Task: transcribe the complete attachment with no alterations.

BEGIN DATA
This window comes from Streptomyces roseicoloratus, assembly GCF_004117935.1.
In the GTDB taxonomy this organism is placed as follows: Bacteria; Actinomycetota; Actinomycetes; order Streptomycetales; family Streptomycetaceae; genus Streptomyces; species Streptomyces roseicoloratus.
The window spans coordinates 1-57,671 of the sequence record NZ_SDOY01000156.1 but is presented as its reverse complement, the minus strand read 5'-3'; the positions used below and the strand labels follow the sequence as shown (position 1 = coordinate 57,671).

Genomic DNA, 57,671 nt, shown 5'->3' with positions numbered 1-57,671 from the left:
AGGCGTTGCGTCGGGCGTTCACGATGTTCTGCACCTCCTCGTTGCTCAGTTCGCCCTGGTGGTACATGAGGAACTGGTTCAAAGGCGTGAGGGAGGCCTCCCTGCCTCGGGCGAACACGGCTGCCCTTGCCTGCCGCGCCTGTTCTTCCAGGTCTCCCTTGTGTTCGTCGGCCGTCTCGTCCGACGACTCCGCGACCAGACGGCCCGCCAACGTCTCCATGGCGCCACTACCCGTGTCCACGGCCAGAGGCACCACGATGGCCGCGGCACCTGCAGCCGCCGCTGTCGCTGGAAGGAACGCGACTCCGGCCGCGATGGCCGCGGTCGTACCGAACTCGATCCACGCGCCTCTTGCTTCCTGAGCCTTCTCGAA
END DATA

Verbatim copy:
This window comes from Streptomyces roseicoloratus, assembly GCF_004117935.1.
In the GTDB taxonomy this organism is placed as follows: Bacteria; Actinomycetota; Actinomycetes; order Streptomycetales; family Streptomycetaceae; genus Streptomyces; species Streptomyces roseicoloratus.
The window spans coordinates 1-57,671 of the sequence record NZ_SDOY01000156.1 but is presented as its reverse complement, the minus strand read 5'-3'; the positions used below and the strand labels follow the sequence as shown (position 1 = coordinate 57,671).

Genomic DNA, 57,671 nt, shown 5'->3' with positions numbered 1-57,671 from the left:
AGGCGTTGCGTCGGGCGTTCACGATGTTCTGCACCTCCTCGTTGCTCAGTTCGCCCTGGTGGTACATGAGGAACTGGTTCAAAGGCGTGAGGGAGGCCTCCCTGCCTCGGGCGAACACGGCTGCCCTTGCCTGCCGCGCCTGTTCTTCCAGGTCTCCCTTGTGTTCGTCGGCCGTCTCGTCCGACGACTCCGCGACCAGACGGCCCGCCAACGTCTCCATGGCGCCACTACCCGTGTCCACGGCCAGAGGCACCACGATGGCCGCGGCACCTGCAGCCGCCGCTGTCGCTGGAAGGAACGCGACTCCGGCCGCGATGGCCGCGGTCGTACCGAACTCGATCCACGCGCCTCTTGCTTCCTGAGCCTTCTCGAA